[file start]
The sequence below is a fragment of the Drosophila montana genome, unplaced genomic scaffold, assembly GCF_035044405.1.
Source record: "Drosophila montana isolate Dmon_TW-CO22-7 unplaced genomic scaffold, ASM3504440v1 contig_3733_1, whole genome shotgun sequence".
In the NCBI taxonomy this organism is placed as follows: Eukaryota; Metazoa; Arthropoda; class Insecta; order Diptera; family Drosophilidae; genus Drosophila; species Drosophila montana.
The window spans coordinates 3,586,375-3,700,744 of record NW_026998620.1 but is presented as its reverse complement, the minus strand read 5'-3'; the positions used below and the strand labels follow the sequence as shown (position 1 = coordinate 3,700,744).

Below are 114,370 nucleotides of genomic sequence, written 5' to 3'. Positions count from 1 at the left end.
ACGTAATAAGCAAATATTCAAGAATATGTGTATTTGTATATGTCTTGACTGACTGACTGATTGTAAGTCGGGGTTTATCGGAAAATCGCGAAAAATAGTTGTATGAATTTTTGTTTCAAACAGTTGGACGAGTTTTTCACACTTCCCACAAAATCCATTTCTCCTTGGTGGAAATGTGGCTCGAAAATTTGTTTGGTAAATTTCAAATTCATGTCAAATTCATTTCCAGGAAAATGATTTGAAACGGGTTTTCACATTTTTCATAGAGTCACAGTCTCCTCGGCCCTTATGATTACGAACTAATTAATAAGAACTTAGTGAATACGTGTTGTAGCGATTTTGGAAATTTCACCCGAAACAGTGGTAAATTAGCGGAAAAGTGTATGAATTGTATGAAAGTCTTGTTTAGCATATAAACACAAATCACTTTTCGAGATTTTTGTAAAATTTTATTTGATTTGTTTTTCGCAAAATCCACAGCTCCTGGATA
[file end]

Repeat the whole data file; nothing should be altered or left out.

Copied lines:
The sequence below is a fragment of the Drosophila montana genome, unplaced genomic scaffold, assembly GCF_035044405.1.
Source record: "Drosophila montana isolate Dmon_TW-CO22-7 unplaced genomic scaffold, ASM3504440v1 contig_3733_1, whole genome shotgun sequence".
In the NCBI taxonomy this organism is placed as follows: Eukaryota; Metazoa; Arthropoda; class Insecta; order Diptera; family Drosophilidae; genus Drosophila; species Drosophila montana.
The window spans coordinates 3,586,375-3,700,744 of record NW_026998620.1 but is presented as its reverse complement, the minus strand read 5'-3'; the positions used below and the strand labels follow the sequence as shown (position 1 = coordinate 3,700,744).

Below are 114,370 nucleotides of genomic sequence, written 5' to 3'. Positions count from 1 at the left end.
ACGTAATAAGCAAATATTCAAGAATATGTGTATTTGTATATGTCTTGACTGACTGACTGATTGTAAGTCGGGGTTTATCGGAAAATCGCGAAAAATAGTTGTATGAATTTTTGTTTCAAACAGTTGGACGAGTTTTTCACACTTCCCACAAAATCCATTTCTCCTTGGTGGAAATGTGGCTCGAAAATTTGTTTGGTAAATTTCAAATTCATGTCAAATTCATTTCCAGGAAAATGATTTGAAACGGGTTTTCACATTTTTCATAGAGTCACAGTCTCCTCGGCCCTTATGATTACGAACTAATTAATAAGAACTTAGTGAATACGTGTTGTAGCGATTTTGGAAATTTCACCCGAAACAGTGGTAAATTAGCGGAAAAGTGTATGAATTGTATGAAAGTCTTGTTTAGCATATAAACACAAATCACTTTTCGAGATTTTTGTAAAATTTTATTTGATTTGTTTTTCGCAAAATCCACAGCTCCTGGATA